same can be said of his historic contributions in other fields, too.
All re-constructions of history are connect-the-dots endeavors. In Kandinsky’s history, some connectable dots are missing altogether; some “dots,” pieces of information or contexts, are still hidden or passed over—matters without which the true picture of his life and work remains partial.
Kandinsky’s years in Russia, from the outbreak of WWI to his joining the German Bauhaus in 1922, have been a somewhat weak link in our knowledge. Compared to information about his time in Germany and France, information about his “Russian Years” has been far less freely available to us. This has gradually changed in the years since the December 1991 dissolution of the Soviet Union.
And thereby hangs a tale from my own experience. When I began my formal doctoral studies of Kandinsky in the early 1980s, Kandinsky was little known inside Russia. To see a stage work of his, it was to Germany I went, to see the reconstruction of his Dessau staging of “Pictures at an Exhibition.” Materials pertaining to his work and life in Russia—still incomplete today for various reasons—circulated tenderly among devotees, in hit-or-miss translations, sometimes at great expense or arriving in the mailbox in dog-eared photocopies from distant countries. Russian speakers in the West were luckier, but for the rest of us, by expanding one’s search farther and farther afield, one could collect quite an impressive amount of clandestine documentation. Then in Moscow, in January of 1991, I saw one of the first exhibitions of the
avant-garde artists who had fallen foul of official ideology after the 1917 Revolution, and whose work—including Kandinsky’s—had been thereafter unknown.
On that same 1991 trip, with my translator in tow, I knocked on the door of Kandinsky’s Moscow apartment and was greeted by a quite ordinary tenant who claimed not to know Kandinsky’s name. On the way down the stairs, to my astonishment I could see where someone had tentatively removed a small area of paint on the wall, below eye level and partly obscured by a hand railing, exposing what was clearly Kandinsky’s folk-style decorative painting underneath. It took several more years before the word was out, and there were efforts made to preserve that same painted wall and others on the stairwell, as well as to add to the building’s exterior a beautiful plaque stating that Kandinsky had lived there:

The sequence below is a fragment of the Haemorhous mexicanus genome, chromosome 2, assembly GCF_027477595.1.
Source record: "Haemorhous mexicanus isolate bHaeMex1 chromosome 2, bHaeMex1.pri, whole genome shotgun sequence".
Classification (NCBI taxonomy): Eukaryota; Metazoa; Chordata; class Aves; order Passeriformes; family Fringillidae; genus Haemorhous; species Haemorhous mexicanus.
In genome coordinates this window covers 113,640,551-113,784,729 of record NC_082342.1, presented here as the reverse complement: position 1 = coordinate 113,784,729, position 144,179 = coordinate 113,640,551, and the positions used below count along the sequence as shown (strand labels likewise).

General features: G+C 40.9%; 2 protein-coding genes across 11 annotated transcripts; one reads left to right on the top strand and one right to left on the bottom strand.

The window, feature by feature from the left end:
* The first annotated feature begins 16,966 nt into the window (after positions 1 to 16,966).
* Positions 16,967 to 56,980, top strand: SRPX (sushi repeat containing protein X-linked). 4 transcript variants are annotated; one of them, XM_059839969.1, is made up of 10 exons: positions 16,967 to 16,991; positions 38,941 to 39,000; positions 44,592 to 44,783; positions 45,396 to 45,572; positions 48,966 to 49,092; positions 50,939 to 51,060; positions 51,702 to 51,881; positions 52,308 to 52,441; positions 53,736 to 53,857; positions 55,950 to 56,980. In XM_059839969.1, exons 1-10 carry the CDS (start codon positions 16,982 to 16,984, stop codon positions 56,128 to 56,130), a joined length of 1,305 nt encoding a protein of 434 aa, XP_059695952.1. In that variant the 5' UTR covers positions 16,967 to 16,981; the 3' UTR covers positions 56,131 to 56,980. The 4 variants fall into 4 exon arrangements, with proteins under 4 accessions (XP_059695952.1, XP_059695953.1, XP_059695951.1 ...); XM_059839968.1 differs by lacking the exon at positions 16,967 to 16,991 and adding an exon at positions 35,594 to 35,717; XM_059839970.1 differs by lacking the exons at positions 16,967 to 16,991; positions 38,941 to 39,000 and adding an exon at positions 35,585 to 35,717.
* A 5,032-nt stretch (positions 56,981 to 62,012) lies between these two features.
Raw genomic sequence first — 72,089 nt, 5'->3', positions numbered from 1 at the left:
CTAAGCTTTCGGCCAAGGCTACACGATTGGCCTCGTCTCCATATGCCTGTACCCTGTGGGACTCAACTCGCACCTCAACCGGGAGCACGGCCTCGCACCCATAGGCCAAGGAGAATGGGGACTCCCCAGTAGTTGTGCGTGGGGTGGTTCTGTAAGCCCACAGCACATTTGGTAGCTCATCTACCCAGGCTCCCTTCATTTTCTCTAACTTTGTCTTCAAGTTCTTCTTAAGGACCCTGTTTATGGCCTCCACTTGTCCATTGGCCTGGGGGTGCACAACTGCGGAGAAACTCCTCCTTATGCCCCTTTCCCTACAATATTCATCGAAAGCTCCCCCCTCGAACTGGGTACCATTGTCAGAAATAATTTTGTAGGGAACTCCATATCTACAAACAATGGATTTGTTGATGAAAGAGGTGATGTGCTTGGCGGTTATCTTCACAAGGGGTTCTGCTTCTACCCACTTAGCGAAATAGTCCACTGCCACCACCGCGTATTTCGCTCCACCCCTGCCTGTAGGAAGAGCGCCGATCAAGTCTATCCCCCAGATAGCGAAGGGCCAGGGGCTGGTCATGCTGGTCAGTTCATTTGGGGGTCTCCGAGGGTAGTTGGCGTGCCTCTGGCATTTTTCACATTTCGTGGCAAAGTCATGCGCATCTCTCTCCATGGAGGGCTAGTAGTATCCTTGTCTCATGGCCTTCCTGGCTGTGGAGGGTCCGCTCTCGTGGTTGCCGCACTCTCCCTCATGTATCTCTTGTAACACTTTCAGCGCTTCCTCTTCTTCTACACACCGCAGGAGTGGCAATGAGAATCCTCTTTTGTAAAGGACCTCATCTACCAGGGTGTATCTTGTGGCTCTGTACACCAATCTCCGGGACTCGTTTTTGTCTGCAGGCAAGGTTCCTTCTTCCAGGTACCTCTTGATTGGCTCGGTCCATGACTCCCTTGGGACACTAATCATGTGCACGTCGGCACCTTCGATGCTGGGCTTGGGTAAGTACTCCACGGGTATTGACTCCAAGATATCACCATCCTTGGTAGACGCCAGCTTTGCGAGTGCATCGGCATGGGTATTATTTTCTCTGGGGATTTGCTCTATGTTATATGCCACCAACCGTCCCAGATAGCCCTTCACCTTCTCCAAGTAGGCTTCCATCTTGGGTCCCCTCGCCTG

By 2010, when I gave a talk on Kandinsky’s theatre works and poetry at the St. Petersburg State Theatre Arts Academy (now the Russian State Institute of Performing Arts), the difference was palpable. My audience was hearing the information for the first time, but afterwards, there was eager discussion, and an invitation to give an impromptu class on Kandinsky’s spatial analysis for directors and actors in the Advanced Directing Studio. Where Kandinsky is concerned, certainly we are now collectively in a different era of understanding than we were in the 1980s or ‘90s.
Today, Kandinsky’s theatre and other work outside of painting is the subject of fascination in countries around the world, generating not only conferences, publications, and dissertations, but also exhibits, stage works, collaborations, discussions and friendships. Hopefully, the writings for Kandinsky Anew can give the world new perspectives on Kandinsky, covering a dynamic spectrum of historical and creative thought by theoreticians, practitioners, and thinkers—multi-disciplinary, multi-generational, and multi-national.
Wishing you a reading experience as unconventional and adventurous as Kandinsky himself was.
Lissa Tyler Renaud
Oakland, California, April 2019
Cover Image behind type:
“A Fluttering Figure” 1942, oil on wood
26 X 20 cm. Pompidou Center
Note: An earlier, different version of this article was developed for Dramaturgias journal, Brazil.